William Rapanos, a Toronto area resident, was fined $15,000 by the CRTC (Canadian Radio-television and Telecommunications Commission) on Thursday March 9th.

The CRTC states that,

“In the case of Mr. Rapanos, the proposed fine is equivalent to $1,500 per violation and is well below the maximum allowable penalty of $1,000,000 per violation.”

Since the CASL has taken effect in July 2014, many well known corporations have been fined. But this is the first time an individual small business owner gets nailed.

In the case of Mr. Rapanos, it was in fact a very expensive “mistake” on his part, costing him $258.62 per email sent. The emails in question had been sent in 2014, right after the law had taken effect, when people were still only trying to decipher the new (at the time) CASL. I’m not condoning what was done, nor am I passing judgement on Mr. Rapanos’ actions. I’m simply stating that anyone who relies on email marketing has the responsibility to get educated on what the CASL actually requires from them.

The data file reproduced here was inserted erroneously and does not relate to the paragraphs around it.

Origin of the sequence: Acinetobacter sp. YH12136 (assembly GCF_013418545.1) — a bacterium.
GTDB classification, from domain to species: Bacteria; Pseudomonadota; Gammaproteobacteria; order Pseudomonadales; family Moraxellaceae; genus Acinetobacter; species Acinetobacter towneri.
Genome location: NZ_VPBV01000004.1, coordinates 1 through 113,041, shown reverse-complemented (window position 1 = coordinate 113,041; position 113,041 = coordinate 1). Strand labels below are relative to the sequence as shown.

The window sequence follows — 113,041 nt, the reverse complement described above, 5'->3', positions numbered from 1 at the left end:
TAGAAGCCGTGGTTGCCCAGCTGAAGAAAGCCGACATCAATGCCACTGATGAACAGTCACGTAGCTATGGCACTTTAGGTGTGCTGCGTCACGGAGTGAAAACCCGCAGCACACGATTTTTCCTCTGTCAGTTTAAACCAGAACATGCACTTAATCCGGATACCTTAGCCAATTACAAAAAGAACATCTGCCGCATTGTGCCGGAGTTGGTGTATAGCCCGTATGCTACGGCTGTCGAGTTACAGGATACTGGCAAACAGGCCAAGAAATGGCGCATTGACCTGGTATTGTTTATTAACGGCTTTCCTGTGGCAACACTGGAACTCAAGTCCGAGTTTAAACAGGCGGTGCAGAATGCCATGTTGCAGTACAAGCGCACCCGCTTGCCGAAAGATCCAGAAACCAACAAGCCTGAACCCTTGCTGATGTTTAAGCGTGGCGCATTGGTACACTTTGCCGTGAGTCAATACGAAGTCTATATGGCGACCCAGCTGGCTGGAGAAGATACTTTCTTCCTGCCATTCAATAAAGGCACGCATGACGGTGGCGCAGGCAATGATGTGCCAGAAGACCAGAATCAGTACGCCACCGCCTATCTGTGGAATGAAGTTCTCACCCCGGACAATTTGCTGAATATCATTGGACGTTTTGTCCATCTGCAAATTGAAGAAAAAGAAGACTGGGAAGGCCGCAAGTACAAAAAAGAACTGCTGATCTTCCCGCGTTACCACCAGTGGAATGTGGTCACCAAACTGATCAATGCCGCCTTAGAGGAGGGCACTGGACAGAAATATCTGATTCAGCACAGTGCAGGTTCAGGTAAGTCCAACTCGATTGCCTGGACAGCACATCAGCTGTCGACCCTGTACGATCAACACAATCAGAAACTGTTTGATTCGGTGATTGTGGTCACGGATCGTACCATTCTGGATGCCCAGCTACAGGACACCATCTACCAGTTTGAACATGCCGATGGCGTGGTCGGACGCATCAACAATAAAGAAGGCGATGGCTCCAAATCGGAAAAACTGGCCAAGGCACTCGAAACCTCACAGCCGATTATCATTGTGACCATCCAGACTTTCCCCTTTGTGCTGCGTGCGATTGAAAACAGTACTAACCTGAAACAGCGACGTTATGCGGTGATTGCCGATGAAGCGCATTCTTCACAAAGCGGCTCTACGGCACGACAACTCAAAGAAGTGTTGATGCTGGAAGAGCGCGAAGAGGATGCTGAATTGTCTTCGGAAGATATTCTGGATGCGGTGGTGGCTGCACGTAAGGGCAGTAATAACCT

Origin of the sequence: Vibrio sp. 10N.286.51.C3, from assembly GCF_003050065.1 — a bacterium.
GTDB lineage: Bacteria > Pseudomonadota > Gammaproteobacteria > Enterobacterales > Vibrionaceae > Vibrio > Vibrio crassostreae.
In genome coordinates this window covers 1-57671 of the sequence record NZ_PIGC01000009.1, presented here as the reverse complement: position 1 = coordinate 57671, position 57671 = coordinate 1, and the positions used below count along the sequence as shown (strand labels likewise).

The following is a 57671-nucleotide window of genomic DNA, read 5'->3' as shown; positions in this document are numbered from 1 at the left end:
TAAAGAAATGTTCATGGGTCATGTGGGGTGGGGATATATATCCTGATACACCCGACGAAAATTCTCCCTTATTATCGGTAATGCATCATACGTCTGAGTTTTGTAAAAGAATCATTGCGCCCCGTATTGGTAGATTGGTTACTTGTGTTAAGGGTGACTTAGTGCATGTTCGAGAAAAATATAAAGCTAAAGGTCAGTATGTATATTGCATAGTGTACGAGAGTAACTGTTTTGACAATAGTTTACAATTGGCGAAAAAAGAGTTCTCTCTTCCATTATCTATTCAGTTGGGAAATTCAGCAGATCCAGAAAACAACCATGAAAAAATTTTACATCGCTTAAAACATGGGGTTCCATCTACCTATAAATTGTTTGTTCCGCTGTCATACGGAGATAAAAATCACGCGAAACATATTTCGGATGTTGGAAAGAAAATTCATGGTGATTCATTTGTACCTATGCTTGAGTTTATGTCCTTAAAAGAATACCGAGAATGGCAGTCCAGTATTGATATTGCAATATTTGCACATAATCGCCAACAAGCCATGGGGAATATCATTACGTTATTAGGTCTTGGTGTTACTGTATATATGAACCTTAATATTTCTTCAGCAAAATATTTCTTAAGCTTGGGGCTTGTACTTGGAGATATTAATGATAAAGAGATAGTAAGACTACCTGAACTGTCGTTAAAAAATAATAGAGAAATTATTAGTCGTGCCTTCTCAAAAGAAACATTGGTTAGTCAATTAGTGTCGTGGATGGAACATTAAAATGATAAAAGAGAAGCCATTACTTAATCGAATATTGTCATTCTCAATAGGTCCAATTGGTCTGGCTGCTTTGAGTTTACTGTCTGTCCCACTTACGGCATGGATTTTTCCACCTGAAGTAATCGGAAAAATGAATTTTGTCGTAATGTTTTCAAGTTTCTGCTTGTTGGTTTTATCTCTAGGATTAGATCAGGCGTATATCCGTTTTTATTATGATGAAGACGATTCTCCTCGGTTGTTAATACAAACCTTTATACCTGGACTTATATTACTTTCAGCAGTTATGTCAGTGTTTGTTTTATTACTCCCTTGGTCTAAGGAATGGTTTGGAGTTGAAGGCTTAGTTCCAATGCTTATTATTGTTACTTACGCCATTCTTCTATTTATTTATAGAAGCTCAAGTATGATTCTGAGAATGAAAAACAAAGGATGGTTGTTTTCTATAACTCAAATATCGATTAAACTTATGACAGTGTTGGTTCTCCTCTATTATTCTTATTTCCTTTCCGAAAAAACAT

I’m fully aware that this scenario could be very alarming for most small Canadian business owners, who most likely don’t have $15,000 laying around in their sock drawer. This case might even discourage some from doing any form of email marketing altogether, which in turn might mean a decreased income for some.

Business owners should stand tall and continue to use email marketing as it remains the most cost-effective, and beneficial way for small businesses to increase sales. They simply need to get educated on the matter, and use a tool designed to comply with the CASL.

A tool such as Cyberimpact can help you avoid any headaches when it comes to the CASL.

Without question, Rapanos did break the cardinal rules of the Canadian Anti-Spam Law by sending the emails in question.

To find out what he did wrong, and learn how to avoid finding yourself in a similar situation, read this article.

 

Source: CRTC